In spite of this, we have to remember how CEOs ran US Airways. For the past few years, the airline posted just one profitable quarter. In 2000, United Airlines almost purchased the troubled airline, but federal regulators denied that motion. Yet it had one big issue – its prices and routes. While it’s a legacy carrier by its prices, its routes definitely were not. The carrier was being swallowed up by low-cost airlines such as Southwest.
Management of US Airways attempted to save the company. The top management personnel took a 20% pay cut, with pilots and flight attendants following suit. The airline also tried to end leases on over 300 aircraft but was having difficulties doing so.
Luckily for the airline, it managed to secure an investment from the Texas Pacific Group. US Airways also received a $1 billion government bailout to secure its future.
However, after emerging from bankruptcy in 2003, a year later US Airways went bankrupt again. This resulted in the merger between US Airways and America West Airlines. Luckily for US Airways, their brand had better recognition worldwide. Because of this, US Airways stayed alive. Nevertheless, the US Airways brand went down under in 2015 after a merger with American Airlines (A1G) (AAL) . Its last flight was on the 16 of October 2015.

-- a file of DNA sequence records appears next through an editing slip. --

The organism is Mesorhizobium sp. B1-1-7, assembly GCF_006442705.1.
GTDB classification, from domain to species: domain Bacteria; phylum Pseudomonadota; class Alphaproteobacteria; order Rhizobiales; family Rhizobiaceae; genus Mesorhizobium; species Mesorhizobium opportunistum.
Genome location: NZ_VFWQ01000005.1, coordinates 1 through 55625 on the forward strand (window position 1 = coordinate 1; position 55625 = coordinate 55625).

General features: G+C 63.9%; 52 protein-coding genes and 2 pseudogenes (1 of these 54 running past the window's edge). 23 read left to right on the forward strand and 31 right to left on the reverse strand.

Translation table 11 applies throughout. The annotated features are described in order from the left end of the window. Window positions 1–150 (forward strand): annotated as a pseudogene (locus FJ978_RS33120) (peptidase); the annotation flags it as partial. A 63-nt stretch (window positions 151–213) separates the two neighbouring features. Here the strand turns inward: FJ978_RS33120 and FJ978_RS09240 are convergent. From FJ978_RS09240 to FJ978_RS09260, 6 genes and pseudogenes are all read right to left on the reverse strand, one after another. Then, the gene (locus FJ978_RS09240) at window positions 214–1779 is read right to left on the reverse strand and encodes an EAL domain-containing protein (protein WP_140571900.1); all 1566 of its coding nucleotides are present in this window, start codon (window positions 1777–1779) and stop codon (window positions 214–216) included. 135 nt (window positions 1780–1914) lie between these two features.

The same year as US Airways, United Airlines also filed for bankruptcy under Chapter 11. At the time, this was huge news for the aviation industry. United was the largest airline to declare bankruptcy while also being one of the 10 largest bankruptcies in US history. While the airlines mentioned above had accumulated a lot of debt, United was very deep in trouble. As they declared bankruptcy on the 9th of December, 2002, their daily costs were between $20 and $22 million in that month alone. In January United expected to reduce their costs to $10-15 million. Normally, the company would run itself on $7-8 million per day. United said they expected to lose $2.5 billion in 2002!
United compromised itself when they tried to buy US Airways in 2000. To persuade pilots to agree with the deal, United raised pilots’ wages significantly. But the company could not avoid strikes before the deal was struck. As a result of the pilot and mechanics strikes, United had to cancel a lot of flights.
In the end, after over 4 years of bankruptcy, United Airlines was finally operating normally. The Legacy Carrier is currently the 4th largest American airline, so it’s safe to say that United ended up okay.
But why all the bankruptcies?
So, after going through every legacy carrier’s situation, one question stands.
How did it all come to this?
And the answer can be split up into three parts: